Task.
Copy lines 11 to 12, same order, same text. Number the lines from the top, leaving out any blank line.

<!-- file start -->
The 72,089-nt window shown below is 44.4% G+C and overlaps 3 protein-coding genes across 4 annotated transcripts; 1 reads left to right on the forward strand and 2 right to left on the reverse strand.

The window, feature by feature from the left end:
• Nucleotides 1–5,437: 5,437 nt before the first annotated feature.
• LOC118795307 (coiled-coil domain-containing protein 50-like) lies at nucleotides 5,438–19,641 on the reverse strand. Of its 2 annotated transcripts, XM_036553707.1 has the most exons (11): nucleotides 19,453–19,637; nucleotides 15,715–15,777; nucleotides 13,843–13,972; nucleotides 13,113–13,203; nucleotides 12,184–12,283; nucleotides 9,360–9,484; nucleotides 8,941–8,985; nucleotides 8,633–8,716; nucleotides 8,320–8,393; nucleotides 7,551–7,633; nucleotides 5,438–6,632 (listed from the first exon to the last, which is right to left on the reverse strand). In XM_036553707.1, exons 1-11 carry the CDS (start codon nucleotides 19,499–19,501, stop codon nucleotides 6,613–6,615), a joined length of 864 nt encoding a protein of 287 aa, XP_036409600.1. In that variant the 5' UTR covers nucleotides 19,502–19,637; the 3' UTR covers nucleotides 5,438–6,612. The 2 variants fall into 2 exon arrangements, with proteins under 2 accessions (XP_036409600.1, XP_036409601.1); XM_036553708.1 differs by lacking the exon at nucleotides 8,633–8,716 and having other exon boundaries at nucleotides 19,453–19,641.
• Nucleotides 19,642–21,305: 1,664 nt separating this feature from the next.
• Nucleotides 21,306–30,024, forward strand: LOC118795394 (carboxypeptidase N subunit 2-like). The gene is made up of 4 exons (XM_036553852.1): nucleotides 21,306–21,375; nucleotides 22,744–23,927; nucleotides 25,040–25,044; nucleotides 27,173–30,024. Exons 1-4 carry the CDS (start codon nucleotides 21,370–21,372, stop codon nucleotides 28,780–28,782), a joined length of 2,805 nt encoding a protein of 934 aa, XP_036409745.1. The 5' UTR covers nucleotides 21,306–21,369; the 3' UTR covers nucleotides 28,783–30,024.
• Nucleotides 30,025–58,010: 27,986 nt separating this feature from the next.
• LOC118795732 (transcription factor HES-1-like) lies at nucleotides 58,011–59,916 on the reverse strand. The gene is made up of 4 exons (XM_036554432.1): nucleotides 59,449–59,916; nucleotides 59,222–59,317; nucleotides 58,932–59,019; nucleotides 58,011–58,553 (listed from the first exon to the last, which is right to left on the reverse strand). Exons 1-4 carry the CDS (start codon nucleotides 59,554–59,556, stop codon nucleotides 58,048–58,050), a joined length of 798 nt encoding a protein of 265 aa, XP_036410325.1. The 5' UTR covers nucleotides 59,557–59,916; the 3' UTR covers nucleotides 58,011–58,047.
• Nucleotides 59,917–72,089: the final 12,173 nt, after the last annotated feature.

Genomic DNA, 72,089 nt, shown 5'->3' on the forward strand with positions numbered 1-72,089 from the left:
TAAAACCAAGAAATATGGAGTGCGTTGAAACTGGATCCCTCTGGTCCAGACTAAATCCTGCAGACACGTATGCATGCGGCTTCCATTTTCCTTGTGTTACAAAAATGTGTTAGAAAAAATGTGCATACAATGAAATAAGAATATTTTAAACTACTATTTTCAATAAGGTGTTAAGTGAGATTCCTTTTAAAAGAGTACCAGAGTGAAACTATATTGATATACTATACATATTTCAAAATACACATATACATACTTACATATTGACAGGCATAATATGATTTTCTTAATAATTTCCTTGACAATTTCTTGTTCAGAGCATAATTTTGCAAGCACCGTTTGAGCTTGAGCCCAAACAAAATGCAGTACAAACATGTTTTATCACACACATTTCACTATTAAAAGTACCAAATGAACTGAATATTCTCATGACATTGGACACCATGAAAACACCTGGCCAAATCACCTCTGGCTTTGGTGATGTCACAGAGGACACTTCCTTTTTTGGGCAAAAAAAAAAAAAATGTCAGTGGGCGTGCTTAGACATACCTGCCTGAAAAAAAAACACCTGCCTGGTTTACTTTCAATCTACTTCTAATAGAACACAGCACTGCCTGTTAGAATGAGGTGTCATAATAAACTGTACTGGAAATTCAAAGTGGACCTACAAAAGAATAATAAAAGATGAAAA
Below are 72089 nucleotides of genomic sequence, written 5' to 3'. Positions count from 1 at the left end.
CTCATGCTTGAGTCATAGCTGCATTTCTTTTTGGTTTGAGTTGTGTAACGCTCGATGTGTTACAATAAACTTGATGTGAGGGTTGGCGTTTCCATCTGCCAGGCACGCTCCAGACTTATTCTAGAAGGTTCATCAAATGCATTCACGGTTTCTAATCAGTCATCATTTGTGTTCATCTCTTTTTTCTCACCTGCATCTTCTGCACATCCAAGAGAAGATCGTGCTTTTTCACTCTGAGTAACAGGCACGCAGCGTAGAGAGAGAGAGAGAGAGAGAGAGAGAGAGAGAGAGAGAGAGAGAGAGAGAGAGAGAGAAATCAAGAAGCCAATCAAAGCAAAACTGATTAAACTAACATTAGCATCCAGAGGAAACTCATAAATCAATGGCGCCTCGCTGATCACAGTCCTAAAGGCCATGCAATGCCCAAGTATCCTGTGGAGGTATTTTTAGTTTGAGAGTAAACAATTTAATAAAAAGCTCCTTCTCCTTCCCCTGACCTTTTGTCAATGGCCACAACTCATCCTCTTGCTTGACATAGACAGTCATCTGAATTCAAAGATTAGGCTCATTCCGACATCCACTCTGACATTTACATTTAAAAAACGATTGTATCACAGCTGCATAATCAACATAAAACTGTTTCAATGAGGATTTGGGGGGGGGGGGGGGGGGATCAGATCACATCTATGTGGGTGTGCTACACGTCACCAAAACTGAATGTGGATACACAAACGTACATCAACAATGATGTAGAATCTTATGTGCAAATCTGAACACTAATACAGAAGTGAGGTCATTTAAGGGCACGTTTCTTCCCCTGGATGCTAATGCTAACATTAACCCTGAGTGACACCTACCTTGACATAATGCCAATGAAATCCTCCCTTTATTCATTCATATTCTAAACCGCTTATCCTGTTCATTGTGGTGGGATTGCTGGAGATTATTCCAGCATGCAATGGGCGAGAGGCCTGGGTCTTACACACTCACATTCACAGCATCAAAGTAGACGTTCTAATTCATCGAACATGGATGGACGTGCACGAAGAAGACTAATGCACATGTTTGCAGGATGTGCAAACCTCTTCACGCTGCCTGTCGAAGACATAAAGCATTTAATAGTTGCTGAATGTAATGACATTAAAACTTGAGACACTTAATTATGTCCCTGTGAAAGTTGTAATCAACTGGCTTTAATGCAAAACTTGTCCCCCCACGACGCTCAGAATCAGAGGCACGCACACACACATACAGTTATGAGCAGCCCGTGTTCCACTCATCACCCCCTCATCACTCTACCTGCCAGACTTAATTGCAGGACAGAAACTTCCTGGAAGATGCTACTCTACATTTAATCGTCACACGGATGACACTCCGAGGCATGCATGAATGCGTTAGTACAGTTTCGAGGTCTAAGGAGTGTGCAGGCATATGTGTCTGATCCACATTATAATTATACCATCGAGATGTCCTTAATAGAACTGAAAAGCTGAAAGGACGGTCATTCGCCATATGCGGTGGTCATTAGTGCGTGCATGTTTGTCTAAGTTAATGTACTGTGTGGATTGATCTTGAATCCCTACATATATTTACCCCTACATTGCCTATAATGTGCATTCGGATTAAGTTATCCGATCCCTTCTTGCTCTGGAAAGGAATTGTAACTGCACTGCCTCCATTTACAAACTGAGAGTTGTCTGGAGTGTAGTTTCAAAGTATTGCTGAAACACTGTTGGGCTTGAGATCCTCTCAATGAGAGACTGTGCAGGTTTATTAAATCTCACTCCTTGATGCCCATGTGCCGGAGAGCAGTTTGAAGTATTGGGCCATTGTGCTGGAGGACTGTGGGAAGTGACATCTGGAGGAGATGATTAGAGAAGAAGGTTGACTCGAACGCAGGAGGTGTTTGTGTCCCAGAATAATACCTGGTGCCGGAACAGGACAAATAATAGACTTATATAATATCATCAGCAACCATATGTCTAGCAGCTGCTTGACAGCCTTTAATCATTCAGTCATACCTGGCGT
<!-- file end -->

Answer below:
TAAAACCAAGAAATATGGAGTGCGTTGAAACTGGATCCCTCTGGTCCAGACTAAATCCTGCAGACACGTATGCATGCGGCTTCCATTTTCCTTGTGTTACAAAAATGTGTTAGAAAAAATGTGCATACAATGAAATAAGAATATTTTAAACTACTATTTTCAATAAGGTGTTAAGTGAGATTCCTTTTAAAAGAGTACCAGAGTGAAACTATATTGATATACTATACATATTTCAAAATACACATATACATACTTACATATTGACAGGCATAATATGATTTTCTTAATAATTTCCTTGACAATTTCTTGTTCAGAGCATAATTTTGCAAGCACCGTTTGAGCTTGAGCCCAAACAAAATGCAGTACAAACATGTTTTATCACACACATTTCACTATTAAAAGTACCAAATGAACTGAATATTCTCATGACATTGGACACCATGAAAACACCTGGCCAAATCACCTCTGGCTTTGGTGATGTCACAGAGGACACTTCCTTTTTTGGGCAAAAAAAAAAAAAATGTCAGTGGGCGTGCTTAGACATACCTGCCTGAAAAAAAAACACCTGCCTGGTTTACTTTCAATCTACTTCTAATAGAACACAGCACTGCCTGTTAGAATGAGGTGTCATAATAAACTGTACTGGAAATTCAAAGTGGACCTACAAAAGAATAATAAAAGATGAAAA
Below are 72089 nucleotides of genomic sequence, written 5' to 3'. Positions count from 1 at the left end.